BOSTON -- The Yankees kept talking Friday about hope, and this time it had nothing to do with the fine HOPE Week charitable initiative they sponsor each year.
They kept talking about hope and Alex Rodriguez, and this time it wasn't that they were hoping their troubled third baseman with the monster contract would simply disappear.
You watched the Yankees come out of the All-Star break basically the way they went into it -- with Derek Jeter back on the disabled list, with another player joining him there by the end of the night, with Andy Pettitte losing and with a lineup full of barely recognizable names -- and you understand that hope is what they're left with.
The Yankees aren't done. They're three games out of a playoff spot with 66 games to play, and theoretically they're still going to get some talented players back within the next 2-3 weeks.
But to believe in the Yankees now, you basically have to believe in the 39-year-old shortstop who has managed zero innings at short so far and the 37-year-old third baseman who has spent plenty of time in the headlines and none at all so far on a major-league field.
The team they put on the field Friday clearly isn't good enough, not because of what we saw in one game (a 4-2 loss to the Red Sox) but because of what we've seen for three months.
The Yankees deserved some consideration as baseball's surprise team of the first half, for staying above .500 with what on most nights looked like a spring training split-squad lineup. But the real surprise would be if that same lineup could carry them to the playoffs.
They wake up Saturday morning seven games out of first place, their biggest deficit since the end of the 2008 season, the only Yankee season since the 1994 strike that ended without a playoff appearance. The last time they woke up on July 20 this far out of first place was in 1995, the year they won the first-ever American League wild-card berth.
The wild-card could well become the goal this summer as well, a possibility manager Joe Girardi basically acknowledged when he said that the first three series coming out of the break were against "three teams all in front of us" -- a group that includes the wild-card leading Rangers.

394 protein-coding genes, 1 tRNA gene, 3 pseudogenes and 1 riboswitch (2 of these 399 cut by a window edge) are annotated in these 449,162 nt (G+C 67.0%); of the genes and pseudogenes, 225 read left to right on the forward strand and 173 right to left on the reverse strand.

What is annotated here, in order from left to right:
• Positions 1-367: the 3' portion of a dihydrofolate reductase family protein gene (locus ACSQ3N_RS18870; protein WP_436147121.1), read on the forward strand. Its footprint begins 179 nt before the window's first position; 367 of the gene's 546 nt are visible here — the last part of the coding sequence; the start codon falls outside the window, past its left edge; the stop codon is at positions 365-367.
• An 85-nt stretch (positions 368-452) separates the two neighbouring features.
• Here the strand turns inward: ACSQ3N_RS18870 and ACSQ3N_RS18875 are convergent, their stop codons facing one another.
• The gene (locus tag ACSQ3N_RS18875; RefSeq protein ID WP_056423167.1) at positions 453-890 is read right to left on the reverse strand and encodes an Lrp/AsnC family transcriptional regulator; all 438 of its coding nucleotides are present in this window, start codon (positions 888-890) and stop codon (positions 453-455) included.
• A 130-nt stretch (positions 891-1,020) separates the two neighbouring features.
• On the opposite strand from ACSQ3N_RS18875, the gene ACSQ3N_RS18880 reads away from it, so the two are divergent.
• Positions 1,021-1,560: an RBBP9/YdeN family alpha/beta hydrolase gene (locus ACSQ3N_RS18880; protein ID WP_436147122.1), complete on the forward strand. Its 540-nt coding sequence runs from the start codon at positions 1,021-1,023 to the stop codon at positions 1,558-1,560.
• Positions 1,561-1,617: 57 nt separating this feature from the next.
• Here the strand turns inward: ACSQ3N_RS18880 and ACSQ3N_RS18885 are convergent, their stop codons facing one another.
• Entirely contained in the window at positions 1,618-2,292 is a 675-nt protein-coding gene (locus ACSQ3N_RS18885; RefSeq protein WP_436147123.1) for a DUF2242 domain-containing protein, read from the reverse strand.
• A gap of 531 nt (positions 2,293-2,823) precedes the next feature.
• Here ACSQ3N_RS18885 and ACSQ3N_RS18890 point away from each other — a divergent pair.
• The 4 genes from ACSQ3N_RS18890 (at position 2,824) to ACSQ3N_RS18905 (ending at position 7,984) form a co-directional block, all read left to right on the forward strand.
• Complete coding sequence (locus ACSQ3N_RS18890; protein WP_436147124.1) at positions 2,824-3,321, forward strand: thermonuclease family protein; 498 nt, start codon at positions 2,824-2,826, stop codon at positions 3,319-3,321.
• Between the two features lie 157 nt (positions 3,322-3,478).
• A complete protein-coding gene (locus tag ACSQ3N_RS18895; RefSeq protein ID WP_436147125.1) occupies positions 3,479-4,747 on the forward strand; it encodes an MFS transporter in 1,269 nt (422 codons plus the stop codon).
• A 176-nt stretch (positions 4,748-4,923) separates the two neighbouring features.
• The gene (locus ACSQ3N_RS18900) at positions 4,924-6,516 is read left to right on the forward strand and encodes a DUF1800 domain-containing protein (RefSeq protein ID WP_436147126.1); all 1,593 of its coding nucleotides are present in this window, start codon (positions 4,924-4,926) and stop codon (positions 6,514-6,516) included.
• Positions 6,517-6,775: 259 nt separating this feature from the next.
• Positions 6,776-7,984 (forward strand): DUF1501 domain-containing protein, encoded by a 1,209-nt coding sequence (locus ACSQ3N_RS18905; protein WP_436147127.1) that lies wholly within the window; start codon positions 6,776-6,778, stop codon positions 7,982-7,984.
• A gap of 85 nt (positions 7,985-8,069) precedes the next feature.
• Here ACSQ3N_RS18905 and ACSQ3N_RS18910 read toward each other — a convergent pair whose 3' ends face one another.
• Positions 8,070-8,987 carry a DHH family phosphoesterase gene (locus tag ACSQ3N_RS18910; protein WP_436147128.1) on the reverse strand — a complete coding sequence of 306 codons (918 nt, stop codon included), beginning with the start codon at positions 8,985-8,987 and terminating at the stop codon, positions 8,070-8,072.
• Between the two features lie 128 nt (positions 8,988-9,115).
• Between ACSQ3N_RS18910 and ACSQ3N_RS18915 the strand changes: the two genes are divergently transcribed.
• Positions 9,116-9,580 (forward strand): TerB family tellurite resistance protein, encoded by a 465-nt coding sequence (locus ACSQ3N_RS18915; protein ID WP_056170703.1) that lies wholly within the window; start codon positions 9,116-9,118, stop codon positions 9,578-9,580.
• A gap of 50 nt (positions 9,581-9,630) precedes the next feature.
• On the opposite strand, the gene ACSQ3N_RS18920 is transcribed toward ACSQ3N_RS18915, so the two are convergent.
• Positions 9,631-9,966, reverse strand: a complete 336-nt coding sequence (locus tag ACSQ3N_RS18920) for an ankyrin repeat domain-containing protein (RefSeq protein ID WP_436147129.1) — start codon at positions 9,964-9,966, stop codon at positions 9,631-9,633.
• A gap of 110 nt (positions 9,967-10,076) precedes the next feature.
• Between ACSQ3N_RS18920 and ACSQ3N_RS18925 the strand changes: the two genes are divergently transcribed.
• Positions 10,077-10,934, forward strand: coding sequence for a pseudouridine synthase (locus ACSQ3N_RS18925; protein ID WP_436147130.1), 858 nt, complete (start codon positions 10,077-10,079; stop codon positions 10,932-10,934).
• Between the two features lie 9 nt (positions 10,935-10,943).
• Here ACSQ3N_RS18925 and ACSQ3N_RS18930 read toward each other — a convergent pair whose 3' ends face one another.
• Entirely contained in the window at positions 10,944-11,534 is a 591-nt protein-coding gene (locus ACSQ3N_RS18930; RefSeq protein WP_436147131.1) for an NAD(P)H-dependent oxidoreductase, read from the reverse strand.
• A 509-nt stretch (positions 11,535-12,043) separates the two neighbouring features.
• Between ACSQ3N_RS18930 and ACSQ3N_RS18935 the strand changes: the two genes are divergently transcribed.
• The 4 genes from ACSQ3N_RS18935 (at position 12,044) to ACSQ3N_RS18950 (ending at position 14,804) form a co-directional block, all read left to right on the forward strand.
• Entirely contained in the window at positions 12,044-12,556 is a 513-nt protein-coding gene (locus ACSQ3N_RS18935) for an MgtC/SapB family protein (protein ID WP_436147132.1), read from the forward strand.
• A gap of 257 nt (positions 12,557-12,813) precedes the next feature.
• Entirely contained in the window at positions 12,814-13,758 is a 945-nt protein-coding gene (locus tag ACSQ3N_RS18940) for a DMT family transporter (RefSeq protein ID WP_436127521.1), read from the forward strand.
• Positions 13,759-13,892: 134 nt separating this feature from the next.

The first three of those games are against the Red Sox, a team not without issues themselves. The Sox emerged from the break with the news that former closer Andrew Bailey may well need shoulder surgery, and with still no definite plan for when Clay Buchholz can pitch again. And they, like the Yankees, had an outfielder leave Friday night's game with an injury.
But the trade market should provide help for the bullpen, and the Red Sox said their injured outfielder (Shane Victorino) wasn't seriously hurt.
The Yankees' injured outfielder (Zoilo Almonte) had his foot in a boot and was headed to the disabled list. And as general manager Brian Cashman acknowledged, the trade market is extremely light on impact hitters.
"Name me the bat that's moved so far," Cashman said.
Cashman also basically acknowledged that his current lineup isn't good enough ("These guys are trying, but . . . "), and that whether or not A-Rod is anywhere close to as good as he once was, the Yankees badly need him ("I think he'll be better than the production we've gotten from third base, with all due respect").
Brent Lillibridge was the Yankee third baseman Friday, the seventh different player used there in A-Rod's absence. The first six combined for a .589 OPS, which ranked dead-last in the majors. The six shortstops they've used have been no better, with a .548 OPS that ranks 29th (ahead of only the Mariners).
The numbers help explain why both Girardi and Cashman kept using the word "hope" when they were asked about A-Rod, who had two hits Friday night in Triple-A and looks more and more likely to make his 2013 Yankee debut Monday in Texas. Girardi used the same word when asked about Jeter, saying he hopes Jeter can come back from the DL next Saturday, the first day he'd be eligible.
Perhaps he can, but it's worth noting that Cashman said a Thursday MRI of Jeter's injured quad showed only "minimal healing" a full week after he suffered the injury.
You wouldn't want to count on him being ready next Saturday, and you wouldn't want to count on him being able to play shortstop regularly -- and effectively -- at 39 years old coming off a serious ankle injury.
You wouldn't want to count on A-Rod at all, not when he's coming off a second hip surgery, not when he's facing MLB's Biogenesis police.
But that's what the Yankees are left with. They're left hoping for Jeter to return. They're left, more amazingly, hoping to see A-Rod come back.
"Our hope is that he's active on Monday," Cashman said. "Ultimately, the hope is that he's ready on Monday."
Cashman later strengthened that statement a little, saying that the Yankees' "full expectation" is that Rodriguez will be activated Monday.
But really, the first answer was better. Really, everything around the Yankees right now is based on hope.
They're not good enough right now. Sometime, before it's too late, they hope they will be.